A revival for the Navajo Nation’s police force

Despite continuous underfunding, a new academy is training cadets to protect the Nation on its own terms.


In her second month as a police officer, 40-year-old Marinda Singer drove a Navajo Police Department SUV out to Asaayi Lake, an hour north of Window Rock, Arizona, in search of a black Chevy pickup stuck in mud.

Elroy Naswood, her field training officer and former elementary school classmate, rode in the passenger’s seat. Two open Coke cans sat between them, sizzling in their cup holders. The road Singer followed, flush with the New Mexico-Arizona border, cut through great patches of yellow wildflowers.

Officer Marinda Singer first thought about joining the police force when, in high school, she sat in the cruiser of a friend's father.
Elena Saavedra Buckley/High Country News

Dispatch in Window Rock said the pickup driver sounded intoxicated. The situation seemed tame, but Singer still felt on edge.

“The call could be totally something other than what we’re given,” she said, looking out at the one-lane road from under the brim of a black department cap. Singer generally keeps her expectations loose. On her first day, she pursued a reckless driver, followed the car into a ditch, and drew her weapon, her mind racing through the training she finished only a week before.

In late June, Singer was one of 12 officers, including five other women, in Class 52, the first graduating class of the newly reopened Navajo Police Training Academy. Out of the more than 200 tribal police forces in the United States, the Navajo Nation’s is the largest, and it’s the only one that trains its own officers.

For nearly a decade, though, there was no academy. After the last police chief stepped down in 2008, the old facility dwindled and closed. The department began sending occasional recruits to train in Phoenix or Tucson, but many dropped out, and those who did graduate came back without training in Navajo law.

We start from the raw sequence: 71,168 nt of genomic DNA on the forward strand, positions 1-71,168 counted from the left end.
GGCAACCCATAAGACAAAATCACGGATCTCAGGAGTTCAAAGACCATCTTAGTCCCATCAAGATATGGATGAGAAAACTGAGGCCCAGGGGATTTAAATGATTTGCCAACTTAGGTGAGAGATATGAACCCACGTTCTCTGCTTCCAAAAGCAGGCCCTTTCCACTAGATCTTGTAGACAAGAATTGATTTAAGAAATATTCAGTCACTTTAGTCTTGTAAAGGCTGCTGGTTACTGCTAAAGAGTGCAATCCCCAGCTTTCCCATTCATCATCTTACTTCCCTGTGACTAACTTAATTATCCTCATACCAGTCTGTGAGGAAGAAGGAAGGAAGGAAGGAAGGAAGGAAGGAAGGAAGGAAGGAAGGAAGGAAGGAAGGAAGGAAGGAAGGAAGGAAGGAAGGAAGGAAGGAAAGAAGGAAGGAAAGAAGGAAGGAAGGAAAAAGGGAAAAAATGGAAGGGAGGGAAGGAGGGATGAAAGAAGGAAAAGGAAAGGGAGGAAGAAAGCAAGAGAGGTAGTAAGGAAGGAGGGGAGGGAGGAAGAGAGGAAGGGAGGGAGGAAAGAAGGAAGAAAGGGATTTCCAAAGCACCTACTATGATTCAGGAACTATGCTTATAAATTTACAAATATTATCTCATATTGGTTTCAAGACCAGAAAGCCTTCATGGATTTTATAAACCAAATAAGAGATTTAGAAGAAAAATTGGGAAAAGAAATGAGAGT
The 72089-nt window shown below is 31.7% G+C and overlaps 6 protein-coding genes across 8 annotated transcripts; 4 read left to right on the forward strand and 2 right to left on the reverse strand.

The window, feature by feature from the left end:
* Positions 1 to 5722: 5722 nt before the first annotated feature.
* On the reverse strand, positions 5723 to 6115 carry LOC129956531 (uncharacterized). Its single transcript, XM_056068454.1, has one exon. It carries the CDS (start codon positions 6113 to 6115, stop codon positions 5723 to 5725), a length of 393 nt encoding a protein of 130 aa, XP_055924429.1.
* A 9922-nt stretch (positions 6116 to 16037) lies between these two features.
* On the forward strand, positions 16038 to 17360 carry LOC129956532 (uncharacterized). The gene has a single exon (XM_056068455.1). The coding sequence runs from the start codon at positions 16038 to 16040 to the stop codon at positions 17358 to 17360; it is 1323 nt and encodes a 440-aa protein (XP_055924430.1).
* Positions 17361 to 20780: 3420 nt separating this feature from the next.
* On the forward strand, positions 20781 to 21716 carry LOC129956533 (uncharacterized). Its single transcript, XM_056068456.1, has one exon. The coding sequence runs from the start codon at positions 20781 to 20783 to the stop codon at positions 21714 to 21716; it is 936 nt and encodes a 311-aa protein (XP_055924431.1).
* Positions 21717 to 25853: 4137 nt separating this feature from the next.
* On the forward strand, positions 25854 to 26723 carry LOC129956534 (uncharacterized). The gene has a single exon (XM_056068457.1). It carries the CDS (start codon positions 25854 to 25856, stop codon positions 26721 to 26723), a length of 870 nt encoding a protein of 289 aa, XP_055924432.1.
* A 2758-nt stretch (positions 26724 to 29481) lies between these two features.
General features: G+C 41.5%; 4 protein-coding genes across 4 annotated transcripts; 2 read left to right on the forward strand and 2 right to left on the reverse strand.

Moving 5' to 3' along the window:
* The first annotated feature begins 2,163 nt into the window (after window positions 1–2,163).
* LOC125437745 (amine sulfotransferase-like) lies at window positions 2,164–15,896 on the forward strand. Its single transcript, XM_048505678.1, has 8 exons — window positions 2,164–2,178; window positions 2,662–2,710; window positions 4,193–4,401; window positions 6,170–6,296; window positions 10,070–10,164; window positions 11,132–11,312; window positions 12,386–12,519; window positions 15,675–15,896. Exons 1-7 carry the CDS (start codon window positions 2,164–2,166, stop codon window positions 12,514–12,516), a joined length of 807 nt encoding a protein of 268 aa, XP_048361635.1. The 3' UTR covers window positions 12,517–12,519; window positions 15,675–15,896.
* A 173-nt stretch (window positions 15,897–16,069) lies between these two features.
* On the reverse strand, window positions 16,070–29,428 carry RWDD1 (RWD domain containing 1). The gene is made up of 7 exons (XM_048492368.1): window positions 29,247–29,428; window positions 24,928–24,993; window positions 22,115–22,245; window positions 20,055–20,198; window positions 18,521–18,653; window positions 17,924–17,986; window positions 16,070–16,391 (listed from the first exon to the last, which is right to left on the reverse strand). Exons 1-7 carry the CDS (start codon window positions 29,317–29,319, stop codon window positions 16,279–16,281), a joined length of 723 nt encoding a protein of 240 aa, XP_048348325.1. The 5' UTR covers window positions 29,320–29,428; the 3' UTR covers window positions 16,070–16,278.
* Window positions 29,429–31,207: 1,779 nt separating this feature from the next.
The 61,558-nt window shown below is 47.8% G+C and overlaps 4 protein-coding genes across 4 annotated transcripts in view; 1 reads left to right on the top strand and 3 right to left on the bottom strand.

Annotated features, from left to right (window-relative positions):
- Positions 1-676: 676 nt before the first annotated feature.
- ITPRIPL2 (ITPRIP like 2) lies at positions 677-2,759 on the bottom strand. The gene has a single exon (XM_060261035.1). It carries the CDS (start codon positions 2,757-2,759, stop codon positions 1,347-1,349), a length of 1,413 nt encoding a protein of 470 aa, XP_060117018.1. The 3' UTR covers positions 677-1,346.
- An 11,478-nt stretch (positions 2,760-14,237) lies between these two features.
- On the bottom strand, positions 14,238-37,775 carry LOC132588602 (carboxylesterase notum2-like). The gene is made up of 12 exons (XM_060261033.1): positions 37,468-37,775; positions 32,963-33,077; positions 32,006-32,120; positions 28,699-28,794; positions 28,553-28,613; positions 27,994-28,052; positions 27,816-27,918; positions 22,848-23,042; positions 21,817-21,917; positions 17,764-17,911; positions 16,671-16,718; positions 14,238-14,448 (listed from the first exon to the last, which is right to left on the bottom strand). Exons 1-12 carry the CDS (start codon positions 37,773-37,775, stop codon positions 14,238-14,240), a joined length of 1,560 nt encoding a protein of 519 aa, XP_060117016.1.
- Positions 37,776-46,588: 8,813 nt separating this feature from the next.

But after the department hired a new police chief in 2016, it pooled funds to open the new academy: two doublewide trailers, surrounded by chain-link fence in the shadow of a correctional facility, in Chinle, Arizona. The new cadets shore up the 199 officers who currently patrol the reservation, where each officer monitors more than 100 square miles.

Class 52 will help the Navajo Police Department cover its vast territory. Already, the academy staff is training its next class and recruiting another. If Singer, her fellow cadets and future officers stick with it, the department will be able to serve — and protect — the Navajo Nation on its own terms.

But that’s only if officers can find who calls them. After Singer drove an hour and a half to Asaayi Lake and patrolled its edges, there was no sign of the stranded truck. Naswood clicked his tongue, and Singer was disappointed.

“We should have brought our fishing poles,” she said.

Until a permanent academy is built, the Navajo Police Training Academy operates out of two doublewide trailers.
Elena Saavedra Buckley/High Country News

In Chief Phillip Francisco’s office in Window Rock, maps of the Navajo Nation hang on the walls. The police department’s seven districts jigsaw across a territory larger than West Virginia. Officers have to master some of the most complicated jurisdiction details of any force in the nation: Along with Navajo law, they must know Arizona, New Mexico, Utah and federal laws. On another wall, there’s a to-do list — 36 items in red Sharpie on a giant easel pad. No matter where he sits, Francisco is reminded of unpatrolled areas and unfinished tasks.